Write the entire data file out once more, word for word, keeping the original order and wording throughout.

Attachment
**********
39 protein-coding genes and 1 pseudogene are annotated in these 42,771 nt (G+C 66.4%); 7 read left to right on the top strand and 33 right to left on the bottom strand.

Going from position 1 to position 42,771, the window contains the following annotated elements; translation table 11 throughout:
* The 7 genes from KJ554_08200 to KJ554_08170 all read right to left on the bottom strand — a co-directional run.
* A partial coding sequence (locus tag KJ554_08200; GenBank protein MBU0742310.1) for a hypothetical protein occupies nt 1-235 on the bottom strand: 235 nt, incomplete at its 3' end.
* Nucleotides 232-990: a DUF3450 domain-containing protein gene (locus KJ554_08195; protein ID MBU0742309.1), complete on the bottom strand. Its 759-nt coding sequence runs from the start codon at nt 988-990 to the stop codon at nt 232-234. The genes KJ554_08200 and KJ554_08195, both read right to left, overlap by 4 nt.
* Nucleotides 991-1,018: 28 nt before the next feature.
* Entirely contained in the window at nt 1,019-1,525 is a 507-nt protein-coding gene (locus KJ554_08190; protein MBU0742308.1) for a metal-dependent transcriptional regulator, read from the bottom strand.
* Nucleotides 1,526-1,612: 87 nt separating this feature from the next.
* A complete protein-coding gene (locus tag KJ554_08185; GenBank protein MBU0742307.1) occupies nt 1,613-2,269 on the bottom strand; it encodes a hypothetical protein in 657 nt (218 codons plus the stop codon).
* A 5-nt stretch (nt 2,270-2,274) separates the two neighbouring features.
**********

39 protein-coding genes and 1 pseudogene are annotated in these 42,771 nt (G+C 66.4%); 7 read left to right on the top strand and 33 right to left on the bottom strand.

Going from position 1 to position 42,771, the window contains the following annotated elements; translation table 11 throughout:
* The 7 genes from KJ554_08200 to KJ554_08170 all read right to left on the bottom strand — a co-directional run.
* A partial coding sequence (locus tag KJ554_08200; GenBank protein MBU0742310.1) for a hypothetical protein occupies nt 1-235 on the bottom strand: 235 nt, incomplete at its 3' end.
* Nucleotides 232-990: a DUF3450 domain-containing protein gene (locus KJ554_08195; protein ID MBU0742309.1), complete on the bottom strand. Its 759-nt coding sequence runs from the start codon at nt 988-990 to the stop codon at nt 232-234. The genes KJ554_08200 and KJ554_08195, both read right to left, overlap by 4 nt.
* Nucleotides 991-1,018: 28 nt before the next feature.
* Entirely contained in the window at nt 1,019-1,525 is a 507-nt protein-coding gene (locus KJ554_08190; protein MBU0742308.1) for a metal-dependent transcriptional regulator, read from the bottom strand.
* Nucleotides 1,526-1,612: 87 nt separating this feature from the next.
* A complete protein-coding gene (locus tag KJ554_08185; GenBank protein MBU0742307.1) occupies nt 1,613-2,269 on the bottom strand; it encodes a hypothetical protein in 657 nt (218 codons plus the stop codon).
* A 5-nt stretch (nt 2,270-2,274) separates the two neighbouring features.